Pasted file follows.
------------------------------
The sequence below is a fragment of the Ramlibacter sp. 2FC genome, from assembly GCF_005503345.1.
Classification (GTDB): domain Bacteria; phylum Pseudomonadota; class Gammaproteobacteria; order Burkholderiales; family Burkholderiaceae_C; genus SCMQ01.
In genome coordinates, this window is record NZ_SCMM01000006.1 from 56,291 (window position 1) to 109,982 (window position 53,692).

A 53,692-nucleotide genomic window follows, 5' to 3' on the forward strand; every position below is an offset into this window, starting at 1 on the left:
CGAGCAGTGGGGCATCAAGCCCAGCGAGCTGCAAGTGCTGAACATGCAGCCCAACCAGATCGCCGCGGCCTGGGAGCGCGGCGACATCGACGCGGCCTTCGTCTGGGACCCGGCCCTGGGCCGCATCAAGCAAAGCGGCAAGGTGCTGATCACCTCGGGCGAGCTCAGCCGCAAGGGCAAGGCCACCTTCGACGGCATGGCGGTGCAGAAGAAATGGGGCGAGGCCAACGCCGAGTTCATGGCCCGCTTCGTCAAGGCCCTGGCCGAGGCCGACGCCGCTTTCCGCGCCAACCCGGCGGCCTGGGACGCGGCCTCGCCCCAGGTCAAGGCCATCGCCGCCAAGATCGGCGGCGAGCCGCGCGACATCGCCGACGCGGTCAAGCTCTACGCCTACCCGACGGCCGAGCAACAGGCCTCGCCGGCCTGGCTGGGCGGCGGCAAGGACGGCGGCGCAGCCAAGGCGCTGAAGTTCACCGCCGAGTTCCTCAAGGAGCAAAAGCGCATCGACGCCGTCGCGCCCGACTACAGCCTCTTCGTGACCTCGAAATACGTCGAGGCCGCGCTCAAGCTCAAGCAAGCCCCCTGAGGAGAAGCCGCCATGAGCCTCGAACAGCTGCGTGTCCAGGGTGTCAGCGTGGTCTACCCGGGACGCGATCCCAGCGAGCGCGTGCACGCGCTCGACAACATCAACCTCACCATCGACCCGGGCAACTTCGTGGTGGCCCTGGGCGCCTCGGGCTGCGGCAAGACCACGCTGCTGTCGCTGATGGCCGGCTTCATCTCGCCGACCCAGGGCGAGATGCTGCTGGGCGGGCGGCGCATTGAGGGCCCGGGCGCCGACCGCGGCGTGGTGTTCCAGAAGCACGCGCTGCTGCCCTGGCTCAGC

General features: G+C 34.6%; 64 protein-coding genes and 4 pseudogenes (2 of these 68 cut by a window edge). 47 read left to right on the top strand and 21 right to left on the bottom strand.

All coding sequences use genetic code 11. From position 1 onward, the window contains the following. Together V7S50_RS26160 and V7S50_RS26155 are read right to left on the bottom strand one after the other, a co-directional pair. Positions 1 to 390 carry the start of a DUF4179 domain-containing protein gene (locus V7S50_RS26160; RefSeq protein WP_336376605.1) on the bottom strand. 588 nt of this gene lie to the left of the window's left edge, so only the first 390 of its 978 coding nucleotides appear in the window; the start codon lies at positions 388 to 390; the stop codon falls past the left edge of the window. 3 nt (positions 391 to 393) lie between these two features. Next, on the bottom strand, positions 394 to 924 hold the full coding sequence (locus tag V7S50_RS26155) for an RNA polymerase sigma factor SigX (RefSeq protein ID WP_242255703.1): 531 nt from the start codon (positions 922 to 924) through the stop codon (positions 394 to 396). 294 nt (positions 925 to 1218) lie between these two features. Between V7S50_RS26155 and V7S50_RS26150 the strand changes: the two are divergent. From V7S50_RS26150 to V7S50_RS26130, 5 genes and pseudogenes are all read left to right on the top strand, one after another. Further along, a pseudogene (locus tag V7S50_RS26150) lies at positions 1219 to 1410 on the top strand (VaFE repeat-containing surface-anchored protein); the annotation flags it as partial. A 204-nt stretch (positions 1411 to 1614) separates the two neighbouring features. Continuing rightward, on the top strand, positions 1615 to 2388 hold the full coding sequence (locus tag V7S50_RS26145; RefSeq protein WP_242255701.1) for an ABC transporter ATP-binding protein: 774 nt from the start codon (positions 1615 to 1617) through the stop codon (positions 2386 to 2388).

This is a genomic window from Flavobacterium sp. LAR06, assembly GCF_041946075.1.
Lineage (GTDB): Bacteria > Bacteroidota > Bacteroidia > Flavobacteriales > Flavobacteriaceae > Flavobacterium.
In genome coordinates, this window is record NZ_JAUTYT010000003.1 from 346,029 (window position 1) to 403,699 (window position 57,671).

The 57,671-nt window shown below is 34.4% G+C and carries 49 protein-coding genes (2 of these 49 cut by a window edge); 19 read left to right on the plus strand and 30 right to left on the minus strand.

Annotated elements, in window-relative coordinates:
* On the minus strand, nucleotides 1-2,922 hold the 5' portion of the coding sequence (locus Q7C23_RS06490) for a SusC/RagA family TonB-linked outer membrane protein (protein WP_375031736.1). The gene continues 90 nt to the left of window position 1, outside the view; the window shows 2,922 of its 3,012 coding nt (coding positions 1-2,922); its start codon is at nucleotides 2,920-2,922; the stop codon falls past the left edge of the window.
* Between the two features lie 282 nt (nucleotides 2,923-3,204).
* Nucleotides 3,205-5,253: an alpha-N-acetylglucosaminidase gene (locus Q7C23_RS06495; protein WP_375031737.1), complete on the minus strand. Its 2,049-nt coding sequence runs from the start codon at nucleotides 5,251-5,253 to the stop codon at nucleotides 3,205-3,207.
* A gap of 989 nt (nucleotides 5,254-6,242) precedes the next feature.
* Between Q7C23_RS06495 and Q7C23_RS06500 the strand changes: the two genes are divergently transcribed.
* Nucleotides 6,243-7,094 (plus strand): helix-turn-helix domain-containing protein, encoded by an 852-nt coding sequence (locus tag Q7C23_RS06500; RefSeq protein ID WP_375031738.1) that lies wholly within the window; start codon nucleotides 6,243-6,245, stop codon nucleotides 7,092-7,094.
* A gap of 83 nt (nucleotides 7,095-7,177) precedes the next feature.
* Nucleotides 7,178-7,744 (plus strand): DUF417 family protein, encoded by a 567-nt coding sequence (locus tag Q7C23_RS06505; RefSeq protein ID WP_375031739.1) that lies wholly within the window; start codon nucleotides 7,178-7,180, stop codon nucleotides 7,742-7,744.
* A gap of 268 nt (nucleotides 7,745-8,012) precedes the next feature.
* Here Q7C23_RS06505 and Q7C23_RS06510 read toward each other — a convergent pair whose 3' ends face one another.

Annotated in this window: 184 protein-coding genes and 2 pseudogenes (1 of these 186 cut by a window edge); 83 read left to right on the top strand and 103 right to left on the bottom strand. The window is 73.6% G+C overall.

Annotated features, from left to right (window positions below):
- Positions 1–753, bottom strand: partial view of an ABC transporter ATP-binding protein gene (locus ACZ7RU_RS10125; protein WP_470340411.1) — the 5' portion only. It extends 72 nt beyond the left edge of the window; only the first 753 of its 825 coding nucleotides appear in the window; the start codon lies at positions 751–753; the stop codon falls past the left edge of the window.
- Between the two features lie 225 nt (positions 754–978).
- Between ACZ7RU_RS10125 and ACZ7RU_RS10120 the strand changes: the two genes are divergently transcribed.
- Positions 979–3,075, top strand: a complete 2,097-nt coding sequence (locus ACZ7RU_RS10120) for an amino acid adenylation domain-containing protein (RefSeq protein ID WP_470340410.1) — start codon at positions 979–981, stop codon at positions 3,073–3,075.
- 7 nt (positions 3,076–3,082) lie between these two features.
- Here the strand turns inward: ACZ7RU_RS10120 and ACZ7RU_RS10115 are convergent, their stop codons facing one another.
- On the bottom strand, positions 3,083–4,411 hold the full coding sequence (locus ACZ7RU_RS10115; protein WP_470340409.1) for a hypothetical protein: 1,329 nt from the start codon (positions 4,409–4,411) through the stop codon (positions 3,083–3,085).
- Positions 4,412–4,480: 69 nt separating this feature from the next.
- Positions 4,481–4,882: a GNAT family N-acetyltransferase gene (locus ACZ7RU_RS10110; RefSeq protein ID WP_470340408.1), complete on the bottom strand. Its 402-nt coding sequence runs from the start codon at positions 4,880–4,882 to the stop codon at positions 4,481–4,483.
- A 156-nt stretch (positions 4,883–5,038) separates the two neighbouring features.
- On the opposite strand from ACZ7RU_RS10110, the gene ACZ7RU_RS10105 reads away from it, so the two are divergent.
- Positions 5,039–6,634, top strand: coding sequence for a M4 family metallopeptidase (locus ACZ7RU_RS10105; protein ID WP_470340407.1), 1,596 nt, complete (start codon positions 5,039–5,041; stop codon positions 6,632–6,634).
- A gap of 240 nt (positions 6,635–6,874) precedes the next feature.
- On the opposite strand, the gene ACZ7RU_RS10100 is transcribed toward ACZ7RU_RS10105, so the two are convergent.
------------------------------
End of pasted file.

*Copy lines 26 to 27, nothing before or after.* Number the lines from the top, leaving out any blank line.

- Between the two features lie 225 nt (positions 754–978).
- Between ACZ7RU_RS10125 and ACZ7RU_RS10120 the strand changes: the two genes are divergently transcribed.